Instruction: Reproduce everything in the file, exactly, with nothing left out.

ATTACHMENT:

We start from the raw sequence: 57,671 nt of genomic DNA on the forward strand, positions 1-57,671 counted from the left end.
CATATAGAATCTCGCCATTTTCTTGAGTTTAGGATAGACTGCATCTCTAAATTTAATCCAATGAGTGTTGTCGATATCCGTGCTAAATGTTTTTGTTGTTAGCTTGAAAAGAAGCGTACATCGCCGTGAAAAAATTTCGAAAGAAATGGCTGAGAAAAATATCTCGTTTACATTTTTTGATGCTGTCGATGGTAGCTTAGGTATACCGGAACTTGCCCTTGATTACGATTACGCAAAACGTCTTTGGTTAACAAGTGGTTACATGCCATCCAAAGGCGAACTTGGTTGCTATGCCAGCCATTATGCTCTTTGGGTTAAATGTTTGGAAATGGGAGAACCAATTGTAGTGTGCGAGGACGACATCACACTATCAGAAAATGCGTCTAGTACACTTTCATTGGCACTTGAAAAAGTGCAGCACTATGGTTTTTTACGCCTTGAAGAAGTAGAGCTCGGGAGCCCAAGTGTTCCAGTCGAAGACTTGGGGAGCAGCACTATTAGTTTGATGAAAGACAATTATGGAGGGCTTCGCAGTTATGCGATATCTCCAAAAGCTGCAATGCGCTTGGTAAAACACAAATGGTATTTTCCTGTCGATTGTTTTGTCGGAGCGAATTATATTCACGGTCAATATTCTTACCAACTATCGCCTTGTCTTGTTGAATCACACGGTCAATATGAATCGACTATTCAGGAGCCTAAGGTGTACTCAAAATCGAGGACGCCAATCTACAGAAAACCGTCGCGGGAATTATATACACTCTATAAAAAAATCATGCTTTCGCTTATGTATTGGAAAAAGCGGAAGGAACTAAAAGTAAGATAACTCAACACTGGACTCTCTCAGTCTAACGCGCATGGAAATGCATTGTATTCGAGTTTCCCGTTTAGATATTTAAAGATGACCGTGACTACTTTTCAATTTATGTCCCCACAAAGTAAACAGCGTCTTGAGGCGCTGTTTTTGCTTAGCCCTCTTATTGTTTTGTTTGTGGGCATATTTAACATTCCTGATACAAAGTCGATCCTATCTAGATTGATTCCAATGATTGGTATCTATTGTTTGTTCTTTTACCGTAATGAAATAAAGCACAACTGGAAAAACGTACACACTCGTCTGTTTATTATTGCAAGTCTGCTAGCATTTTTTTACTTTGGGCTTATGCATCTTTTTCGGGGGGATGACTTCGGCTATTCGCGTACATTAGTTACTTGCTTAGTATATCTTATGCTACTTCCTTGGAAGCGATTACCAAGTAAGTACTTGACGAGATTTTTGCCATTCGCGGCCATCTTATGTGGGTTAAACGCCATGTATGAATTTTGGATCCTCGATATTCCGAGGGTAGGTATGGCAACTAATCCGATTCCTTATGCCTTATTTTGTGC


We start from the raw sequence: 57,671 nt of genomic DNA on the forward strand, positions 1-57,671 counted from the left end.
CATATAGAATCTCGCCATTTTCTTGAGTTTAGGATAGACTGCATCTCTAAATTTAATCCAATGAGTGTTGTCGATATCCGTGCTAAATGTTTTTGTTGTTAGCTTGAAAAGAAGCGTACATCGCCGTGAAAAAATTTCGAAAGAAATGGCTGAGAAAAATATCTCGTTTACATTTTTTGATGCTGTCGATGGTAGCTTAGGTATACCGGAACTTGCCCTTGATTACGATTACGCAAAACGTCTTTGGTTAACAAGTGGTTACATGCCATCCAAAGGCGAACTTGGTTGCTATGCCAGCCATTATGCTCTTTGGGTTAAATGTTTGGAAATGGGAGAACCAATTGTAGTGTGCGAGGACGACATCACACTATCAGAAAATGCGTCTAGTACACTTTCATTGGCACTTGAAAAAGTGCAGCACTATGGTTTTTTACGCCTTGAAGAAGTAGAGCTCGGGAGCCCAAGTGTTCCAGTCGAAGACTTGGGGAGCAGCACTATTAGTTTGATGAAAGACAATTATGGAGGGCTTCGCAGTTATGCGATATCTCCAAAAGCTGCAATGCGCTTGGTAAAACACAAATGGTATTTTCCTGTCGATTGTTTTGTCGGAGCGAATTATATTCACGGTCAATATTCTTACCAACTATCGCCTTGTCTTGTTGAATCACACGGTCAATATGAATCGACTATTCAGGAGCCTAAGGTGTACTCAAAATCGAGGACGCCAATCTACAGAAAACCGTCGCGGGAATTATATACACTCTATAAAAAAATCATGCTTTCGCTTATGTATTGGAAAAAGCGGAAGGAACTAAAAGTAAGATAACTCAACACTGGACTCTCTCAGTCTAACGCGCATGGAAATGCATTGTATTCGAGTTTCCCGTTTAGATATTTAAAGATGACCGTGACTACTTTTCAATTTATGTCCCCACAAAGTAAACAGCGTCTTGAGGCGCTGTTTTTGCTTAGCCCTCTTATTGTTTTGTTTGTGGGCATATTTAACATTCCTGATACAAAGTCGATCCTATCTAGATTGATTCCAATGATTGGTATCTATTGTTTGTTCTTTTACCGTAATGAAATAAAGCACAACTGGAAAAACGTACACACTCGTCTGTTTATTATTGCAAGTCTGCTAGCATTTTTTTACTTTGGGCTTATGCATCTTTTTCGGGGGGATGACTTCGGCTATTCGCGTACATTAGTTACTTGCTTAGTATATCTTATGCTACTTCCTTGGAAGCGATTACCAAGTAAGTACTTGACGAGATTTTTGCCATTCGCGGCCATCTTATGTGGGTTAAACGCCATGTATGAATTTTGGATCCTCGATATTCCGAGGGTAGGTATGGCAACTAATCCGATTCCTTATGCCTTATTTTGTGC